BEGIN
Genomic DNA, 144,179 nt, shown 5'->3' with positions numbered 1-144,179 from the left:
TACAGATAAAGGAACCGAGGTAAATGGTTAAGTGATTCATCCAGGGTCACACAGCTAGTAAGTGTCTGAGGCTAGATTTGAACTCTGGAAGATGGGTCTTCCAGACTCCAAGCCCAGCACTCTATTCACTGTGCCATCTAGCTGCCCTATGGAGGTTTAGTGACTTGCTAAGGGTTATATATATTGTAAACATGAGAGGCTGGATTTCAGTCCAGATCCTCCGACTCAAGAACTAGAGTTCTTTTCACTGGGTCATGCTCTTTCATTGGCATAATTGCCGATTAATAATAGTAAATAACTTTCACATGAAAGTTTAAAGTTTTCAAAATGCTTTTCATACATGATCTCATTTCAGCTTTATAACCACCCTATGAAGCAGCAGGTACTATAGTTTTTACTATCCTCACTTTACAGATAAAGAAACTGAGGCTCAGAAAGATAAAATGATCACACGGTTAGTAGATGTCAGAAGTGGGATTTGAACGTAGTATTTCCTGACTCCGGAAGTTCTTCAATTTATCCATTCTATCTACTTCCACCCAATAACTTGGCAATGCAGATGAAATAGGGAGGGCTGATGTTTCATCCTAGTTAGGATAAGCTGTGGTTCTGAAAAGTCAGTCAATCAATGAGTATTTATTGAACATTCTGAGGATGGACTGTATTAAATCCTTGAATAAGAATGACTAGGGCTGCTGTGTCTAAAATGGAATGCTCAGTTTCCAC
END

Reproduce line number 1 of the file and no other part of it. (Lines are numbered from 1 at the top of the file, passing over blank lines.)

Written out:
Genomic DNA, 144,179 nt, shown 5'->3' with positions numbered 1-144,179 from the left: